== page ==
Best practices, lessons learned and advice from your peers in the trenches.
The strategic PMO goes beyond tactical execution and helps an organization bridge the gap between high-level strategy and project implementation. Here is a roadmap to get there by focusing on capabilities, prioritization, resource allocation, value realization and, ultimately, delivery, which encompasses measuring, understanding variance, predicting, realigning and reallocating.
We need to ask meaningful questions to clearly understand and track the strategic alignment of our programs. Here are critical areas to review with stakeholders, covering vision, mission, objectives, structure, leadership, people, incenctives and adaptability.
High-performance teams keep it simple, stay focused and positive, create ownership, and take systematic approaches. These principles are also crucial to creating a continuous improvement culture and mindset, but many organizations get bogged down. Let’s take a closer look at why, and how common pitfalls can be avoided.
Smart, high-performing organizations are structured to react more quickly to external and internal shifts. They view the future as a possibility, change as an opportunity, and their strategy as the tool to get them there. Here are 10 strategic execution trends they will be focusing on in 2015.
Given their fundamental differences, can Agile and Waterfall methodologies really be combined without causing more headaches than the effort is worth? Yes, but like any successful marriage, it takes some compromise and adjustment. Here are a few guidelines to make it work and reap the best of both worlds.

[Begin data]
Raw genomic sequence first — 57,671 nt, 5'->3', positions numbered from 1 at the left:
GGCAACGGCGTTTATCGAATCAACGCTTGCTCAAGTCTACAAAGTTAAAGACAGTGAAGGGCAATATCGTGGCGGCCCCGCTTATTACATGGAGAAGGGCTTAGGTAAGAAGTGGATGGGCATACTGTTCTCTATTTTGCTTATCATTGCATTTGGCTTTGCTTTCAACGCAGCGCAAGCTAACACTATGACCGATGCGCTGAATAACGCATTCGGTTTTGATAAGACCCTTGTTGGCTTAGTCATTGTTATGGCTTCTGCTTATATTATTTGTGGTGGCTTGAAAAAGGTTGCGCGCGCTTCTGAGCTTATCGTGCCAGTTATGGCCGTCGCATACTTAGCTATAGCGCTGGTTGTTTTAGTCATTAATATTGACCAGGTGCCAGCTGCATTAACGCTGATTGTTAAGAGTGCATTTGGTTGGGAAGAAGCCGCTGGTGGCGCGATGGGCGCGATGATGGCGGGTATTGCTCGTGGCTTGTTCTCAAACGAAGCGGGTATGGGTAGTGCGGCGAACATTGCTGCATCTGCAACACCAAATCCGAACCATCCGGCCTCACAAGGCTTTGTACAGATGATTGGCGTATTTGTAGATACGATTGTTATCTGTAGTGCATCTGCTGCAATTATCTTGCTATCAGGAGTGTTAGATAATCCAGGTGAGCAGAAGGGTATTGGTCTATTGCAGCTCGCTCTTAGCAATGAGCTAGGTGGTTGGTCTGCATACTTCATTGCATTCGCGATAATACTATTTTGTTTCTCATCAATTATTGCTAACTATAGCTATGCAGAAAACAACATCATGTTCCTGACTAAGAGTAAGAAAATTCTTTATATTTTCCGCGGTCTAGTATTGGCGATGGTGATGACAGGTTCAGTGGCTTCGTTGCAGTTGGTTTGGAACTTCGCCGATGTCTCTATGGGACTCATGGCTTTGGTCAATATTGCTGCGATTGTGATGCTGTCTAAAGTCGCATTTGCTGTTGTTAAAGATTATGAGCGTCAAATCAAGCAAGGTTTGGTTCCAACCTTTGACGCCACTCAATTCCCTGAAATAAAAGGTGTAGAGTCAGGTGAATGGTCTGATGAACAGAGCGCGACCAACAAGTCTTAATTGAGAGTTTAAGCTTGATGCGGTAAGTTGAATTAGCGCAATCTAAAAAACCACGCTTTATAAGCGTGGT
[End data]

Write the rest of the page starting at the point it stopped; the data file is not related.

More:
The PMO may not have direct accountability for the execution of organizational risk processes, but it remains a key stakeholder, providing critical support in a number of areas that impact risk, including process ownership, faciliting change and influencing the project culture.
New regulations and reforms in response to the economic crisis have spawned countless compliance projects across industries. For project managers, the stakes are high — and the stakeholders have the power of the law behind them. Here are six best practices for managing projects in a regulatory environment.
How do strategic or organizational risk processes integrate with project-level risk management without causing duplication of effort or confusion? Let’s consider three categories of interaction between the organization’s portfolio and its individual projects.
Can the practice of stress testing improve the way we manage risk on our projects and programs? Yes, and here are two ways we can use this important approach, from identification of risk to organizational readiness.
A portfolio can drive changes into a program and vice versa, thus creating risks, changing existing ones or indirectly impacting them through other constraints. This requires a close working relationship between portfolio and program managers. It also presents a challenge of weight decisions about today’s problems versus tomorrow’s.